They weren't chanting "No 1" here today. With seven minutes to play and Alabama leading Auburn, 28-17, thanks to two fourth-quarter touchdowns, the disciples of the Bear set up a chant never before heard in college football. They sang out, "315. . . 315. . . 315."

Paul (Bear) Bryant's 24th Alabama football team gave him his 315th coaching victory today in 37 years of trying. He now has left behind Amos Alonzo Stagg, who needed 57 seasons for 314 victories. Now 9-1.1 this season, fourth-ranked Alabama also has a shot at Bryant's seventh national championship if it can beat Texas in the Cotton Bowl.

After hearing of Penn State's upset of top-rated Pitt today, Bryant said, "Well, everybody ranked high is in a bowl. Watching us at times today, you'd foreget about us. On the other hand, we had some bright spots, and if we do well, you never know what will happen. We're worthy of a little attention.

If so, it's only because the Crimson Tide played well at the end. Most of today Alabama resembled "a bunch of guys playing their little brothers or cousins, like they were scared of hurting them." Those would be fightin' words in this fierce intrastate rivalry, except it was Bear Bryant saying them.

With 10 1/2 minutes left, Auburn, a 5-5 team, seemed ready to beat Alabama for the first time since 1972. Auburn led, 17-14. Alabama had thrown an interception and fumbled four times, twice in a row dropping punts to give Auburn its last 10 points. The distressing thought: If Bryant didn't win, and then lost to Texas in the Cotton Bowl, this 315 watch might go on until next fall.

Bennie Perrin, a 'Bama defensive back, said everyone considered that dread possibility. "Everytime we lined up in the third and fourth quarter, we would say in the huddle, 'We can't give up, this is for 315 and the record.'"

"It got to th point where we were very nervous," said Jesse Bendross, a wide receiver who caught two touchdown passes, one on a play called "X-whoopie" and the other a 38-yarder for a dramatic score that gave 'Bama a 21-17 lead with 10 minutes to go. Only three minutes later, Lennie Patrick's 15-yard touchdown run convinced Tide loyalists in the frenzied 78,170 here the historic deed was done.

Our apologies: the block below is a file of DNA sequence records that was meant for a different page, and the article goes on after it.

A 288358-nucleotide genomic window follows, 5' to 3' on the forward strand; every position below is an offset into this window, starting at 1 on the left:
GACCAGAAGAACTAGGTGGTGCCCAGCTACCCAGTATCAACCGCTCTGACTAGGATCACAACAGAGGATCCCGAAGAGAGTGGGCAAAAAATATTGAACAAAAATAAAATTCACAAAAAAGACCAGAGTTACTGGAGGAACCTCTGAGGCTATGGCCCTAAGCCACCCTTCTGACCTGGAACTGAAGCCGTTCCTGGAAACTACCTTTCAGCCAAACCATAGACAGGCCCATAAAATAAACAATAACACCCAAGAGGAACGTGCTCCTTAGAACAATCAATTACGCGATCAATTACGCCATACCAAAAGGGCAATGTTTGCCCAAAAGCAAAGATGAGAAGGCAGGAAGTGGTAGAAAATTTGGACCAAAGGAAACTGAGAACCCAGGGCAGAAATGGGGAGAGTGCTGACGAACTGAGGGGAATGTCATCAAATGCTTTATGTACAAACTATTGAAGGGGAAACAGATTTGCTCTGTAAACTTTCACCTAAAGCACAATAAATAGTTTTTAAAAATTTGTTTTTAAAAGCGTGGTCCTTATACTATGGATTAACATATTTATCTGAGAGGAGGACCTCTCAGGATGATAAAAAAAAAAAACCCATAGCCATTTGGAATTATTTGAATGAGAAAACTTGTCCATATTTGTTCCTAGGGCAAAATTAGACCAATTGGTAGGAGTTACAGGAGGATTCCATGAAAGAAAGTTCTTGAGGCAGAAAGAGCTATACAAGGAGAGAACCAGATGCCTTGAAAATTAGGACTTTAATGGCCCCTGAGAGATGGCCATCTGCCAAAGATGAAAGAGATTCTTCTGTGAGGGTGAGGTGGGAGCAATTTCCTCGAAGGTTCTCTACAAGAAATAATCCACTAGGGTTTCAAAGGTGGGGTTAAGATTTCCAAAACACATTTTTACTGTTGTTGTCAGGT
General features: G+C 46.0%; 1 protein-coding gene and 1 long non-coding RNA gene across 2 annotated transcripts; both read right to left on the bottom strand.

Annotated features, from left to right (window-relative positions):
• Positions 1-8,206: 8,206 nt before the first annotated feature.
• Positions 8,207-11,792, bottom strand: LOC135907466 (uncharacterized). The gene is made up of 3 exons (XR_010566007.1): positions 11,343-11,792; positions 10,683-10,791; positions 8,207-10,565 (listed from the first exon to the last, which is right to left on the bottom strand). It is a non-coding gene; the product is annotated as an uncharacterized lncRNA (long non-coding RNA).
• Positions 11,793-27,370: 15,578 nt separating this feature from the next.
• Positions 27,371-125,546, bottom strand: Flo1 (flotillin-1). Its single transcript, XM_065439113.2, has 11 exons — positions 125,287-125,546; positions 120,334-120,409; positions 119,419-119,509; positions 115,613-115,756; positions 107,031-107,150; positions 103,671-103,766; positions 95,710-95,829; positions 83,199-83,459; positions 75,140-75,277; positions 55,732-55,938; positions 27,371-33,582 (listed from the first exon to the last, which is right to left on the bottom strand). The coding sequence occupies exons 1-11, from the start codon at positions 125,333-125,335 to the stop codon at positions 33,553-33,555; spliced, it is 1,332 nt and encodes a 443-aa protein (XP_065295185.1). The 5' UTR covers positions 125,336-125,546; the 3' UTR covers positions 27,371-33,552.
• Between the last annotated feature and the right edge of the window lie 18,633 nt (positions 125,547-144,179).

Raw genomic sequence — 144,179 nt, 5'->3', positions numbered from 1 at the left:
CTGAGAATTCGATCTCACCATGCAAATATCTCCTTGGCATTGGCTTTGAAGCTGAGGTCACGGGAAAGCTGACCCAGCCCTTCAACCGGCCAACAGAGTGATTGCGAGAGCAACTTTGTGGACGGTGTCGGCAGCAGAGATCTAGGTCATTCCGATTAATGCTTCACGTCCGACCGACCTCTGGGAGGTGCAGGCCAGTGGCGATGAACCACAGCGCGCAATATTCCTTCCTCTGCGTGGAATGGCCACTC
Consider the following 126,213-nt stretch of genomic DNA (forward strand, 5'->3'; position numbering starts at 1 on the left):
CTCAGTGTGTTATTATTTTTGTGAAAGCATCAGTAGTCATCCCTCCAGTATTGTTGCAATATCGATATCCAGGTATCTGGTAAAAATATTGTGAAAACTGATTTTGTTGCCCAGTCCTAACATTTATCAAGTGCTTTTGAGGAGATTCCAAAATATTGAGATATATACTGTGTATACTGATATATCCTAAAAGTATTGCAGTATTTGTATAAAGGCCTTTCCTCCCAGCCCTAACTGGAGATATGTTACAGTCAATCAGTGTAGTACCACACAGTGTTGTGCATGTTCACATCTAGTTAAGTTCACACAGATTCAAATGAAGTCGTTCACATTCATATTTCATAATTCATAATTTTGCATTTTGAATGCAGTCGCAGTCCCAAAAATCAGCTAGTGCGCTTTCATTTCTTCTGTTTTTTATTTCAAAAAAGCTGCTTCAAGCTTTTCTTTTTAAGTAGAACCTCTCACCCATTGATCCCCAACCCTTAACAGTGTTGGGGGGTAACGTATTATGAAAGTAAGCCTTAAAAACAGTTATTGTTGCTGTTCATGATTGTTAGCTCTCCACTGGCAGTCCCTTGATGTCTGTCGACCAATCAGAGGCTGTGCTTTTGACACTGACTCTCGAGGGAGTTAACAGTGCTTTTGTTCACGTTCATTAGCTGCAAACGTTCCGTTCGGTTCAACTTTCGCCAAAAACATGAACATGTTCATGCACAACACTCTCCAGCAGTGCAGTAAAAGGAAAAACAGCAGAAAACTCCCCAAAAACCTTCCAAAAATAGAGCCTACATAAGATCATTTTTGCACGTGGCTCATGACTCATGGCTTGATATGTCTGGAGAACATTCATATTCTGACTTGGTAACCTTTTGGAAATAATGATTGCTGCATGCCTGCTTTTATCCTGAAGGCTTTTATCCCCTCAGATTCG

They had good reason to hold off that long. Auburn botched four scoring opportunities in the first half, three times missing field goals and once throwing a first-down interception from the Alabama eight-yard line. And when Al Del Greco kicked a 19-yard field goal early in the fourth quarter, Auburn's defense seemed capable of protecting the 17-14 lead.

Led by nose guard Ben Thomas, Auburn limited Alabama's 400-yards-a-game offense to 152 yards the first three quarters.

Alabama scored first on quarterback Alan Gray's one-yard dive set up by his 62-yard sprint around left end. Auburn made it 7-7 on George Peoples' 63-yard run past a 'Bama linebacker.

On Alabama's "X-whoopie" Bendross circles behind the line and takes a shovel pass from Ken Coley. He flew 26 yards for the go-ahead touchdown in the third quarter, saying, "As a wide-out, it's scary to be back there with those big guys. So I took off."

Auburn again came back, to 14-all on Lionel James' two-yard run.That one was set up when Alabama punt returner Joey Jones dropped a kick, allowing it to be batted to the two and recovered by Chuck Clanton.

Del Greco's 19-yard field goal came after Jones dropped Auburn's next punt, too.

With that 17-14 lead, Auburn's defense, so good all day, suddenly disappeared -- or was made invisible by a wonderful Alabama offensive maneuver.

On first down from Auburn's 38, quarterback Walter Lewis set wide receiver Bendross at tight end. All day Bendross had run outside patterns. This time he faked defender Mark Dorminey outside and broke to the middle.

Lewis' pass arrived 10 yards ahead of the Auburn defender. Alabama led, 21-17.

On its next possession, Alabama again scored quickly, Patrick going 32 yards to set up his 15-yard touchdown with 7:07 to play.

The 'Bama fans took to singing.